Queen's Speech: Coalition reaches out to women with pensions and new rights for carers – if councils can afford it

Promise of support for relatives helping loved ones puts pressure on local budgets

Hundreds of thousands of carers will be promised new rights in the Queen’s Speech tomorrow as the number of elderly and vulnerable people being looked after by family members continues to soar.

The move is designed to relieve the pressure on people – mainly women – who have to give up jobs to care for ailing relatives. But it is likely to be greeted sceptically by councils facing cuts to care budgets running into billions of pounds as austerity bites.

With the population rapidly ageing, the number of people caring for an elderly relative with dementia is forecast to grow by more than 150,000 by the year 2021.

There are estimated to be almost seven million people in Britain who spend some time looking after a relative, many of whom suffer depression and exhaustion as a result of the strain.

A Health and Social Care Bill will give them the statutory right to ask for support in the form of financial support, back-up help from professional carers or adaptations to their home to relieve the burden.

If their requests are turned down, councils will have to give a detailed explanation of their decision. About £150m will be allocated by the Government to cover the costs of extra assistance for carers.

The Bill will also promise to simplify the eligibility system under which carers are entitled to support and councils will be instructed to step up efforts to publicise the help available to carers.

“This would be the very first time that carers will be given the same right to support as the person they look after,” a Government source said.

“It will be people in their 40s, 50s and 60s already trying to balance their day job with raising their children who will be faced with an additional responsibility for caring.”

The Bill will set in place a new system of social care funding from 2017 under which the taxpayer picks up the bills after someone has spent £75,000 of their own money on their care.

Separate legislation is expected to prevent a repeat of the scandal at the Winterbourne View care home, near Bristol, where employees were secretly filmed assaulting residents.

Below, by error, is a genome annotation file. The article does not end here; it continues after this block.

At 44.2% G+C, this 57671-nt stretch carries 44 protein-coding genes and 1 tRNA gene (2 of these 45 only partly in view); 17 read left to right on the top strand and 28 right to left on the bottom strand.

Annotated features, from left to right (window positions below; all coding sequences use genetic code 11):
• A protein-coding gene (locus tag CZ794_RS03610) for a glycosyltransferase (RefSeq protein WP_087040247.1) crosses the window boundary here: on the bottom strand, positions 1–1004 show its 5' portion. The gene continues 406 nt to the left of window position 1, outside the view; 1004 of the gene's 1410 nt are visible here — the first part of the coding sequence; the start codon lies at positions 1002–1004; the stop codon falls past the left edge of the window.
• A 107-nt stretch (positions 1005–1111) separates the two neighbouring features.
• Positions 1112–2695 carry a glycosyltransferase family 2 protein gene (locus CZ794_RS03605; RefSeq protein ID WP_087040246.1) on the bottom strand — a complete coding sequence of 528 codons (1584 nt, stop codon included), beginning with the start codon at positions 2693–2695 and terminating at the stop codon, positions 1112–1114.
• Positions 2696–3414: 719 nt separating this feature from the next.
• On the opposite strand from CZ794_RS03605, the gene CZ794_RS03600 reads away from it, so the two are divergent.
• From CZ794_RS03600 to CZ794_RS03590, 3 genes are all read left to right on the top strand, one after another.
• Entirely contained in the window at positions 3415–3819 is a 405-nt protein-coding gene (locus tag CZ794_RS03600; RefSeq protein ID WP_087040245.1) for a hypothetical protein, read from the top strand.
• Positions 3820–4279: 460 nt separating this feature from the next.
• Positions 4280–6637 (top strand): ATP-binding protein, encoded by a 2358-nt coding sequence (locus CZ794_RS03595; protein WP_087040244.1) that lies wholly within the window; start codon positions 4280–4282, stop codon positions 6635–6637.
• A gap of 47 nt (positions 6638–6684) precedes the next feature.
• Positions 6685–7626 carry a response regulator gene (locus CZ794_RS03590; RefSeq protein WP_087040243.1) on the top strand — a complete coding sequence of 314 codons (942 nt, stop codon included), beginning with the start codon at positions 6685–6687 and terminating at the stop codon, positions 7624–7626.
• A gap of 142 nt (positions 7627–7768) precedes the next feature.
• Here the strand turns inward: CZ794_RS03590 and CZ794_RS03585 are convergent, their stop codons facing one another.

Under the plans, care home managers would face prosecution if they failed to pass on complaints of abuse by staff.

Legislation will also be set out to guarantee continuity of care for people if their care provider goes out of business.

Ministers – conscious that the Coalition government is struggling to reach out to female voters – say the social care plans, as well as a shake-up of pensions, will particularly benefit women.

A Pensions Bill will overhaul the state pension system by creating a flat-rate pension of about £144 to come into effect in three years’ time. The Government will argue that the move will benefit 750,000 women who reach pension age between 2016 and 2026 by an average of £9 a week.

The Bill will also prevent people living abroad claiming British pensions even if they have paid nothing into the system or have not even visited this country.

Steve Webb, the Pensions minister, confirmed yesterday it would end the practice of women being able to claim solely on the basis of their husband’s contributions or vice versa. The move will coincide with the introduction of the flat-rate pension.

The annual cost to the taxpayer of these foreign pay-outs, which can be worth up to £3,500 a year, is estimated to be £410m.

Mr Webb said: “We’re not saying we care who you marry – that’s your choice. What we are saying is; don’t expect in the future that when you marry somebody they acquire rights in the British system even if they haven’t put in.”

Last night the think-tank Reform accused political leaders of “running scared” of elderly voters as they are much more likely to vote than younger age groups. It challenged David Cameron to include measures in the Queen’s Speech to cut the cost of pensions and benefits for older people.

Reform said the proposed single-tier pension would not save money until the 2040s and described benefits such as the winter fuel allowance, free bus passes and free television licences as poor value for money.

It also said politicians should not be afraid to begin a debate on the future of National Health Service spending.

Queen’s speech: highlights

Immigration: Migrants’ access to benefits, healthcare and social housing will be restricted in time for Romanians and Bulgarians getting the right to live and work in the UK.

High Speed 2  Rail Link: Ministers  risk a backlash from the Tory shires with Bill allowing government money to be spent on designing line between London and Birmingham.

Consumers: Extra protection, including refunds and compensation, for faulty goods bought online.

Energy: Help consumers get the  best deal from gas and electricity suppliers.

Anti-Social Behaviour: Police will gain new powers to tackle “nuisance neighbours”.

Dangerous Dogs Bill: Makes it an offence  for a dog to be  dangerously out of control in  any place.

Deregulation: Will cut red tape for small businesses, exempting self-employed from health and safety laws if their work poses no risk of harm to others.

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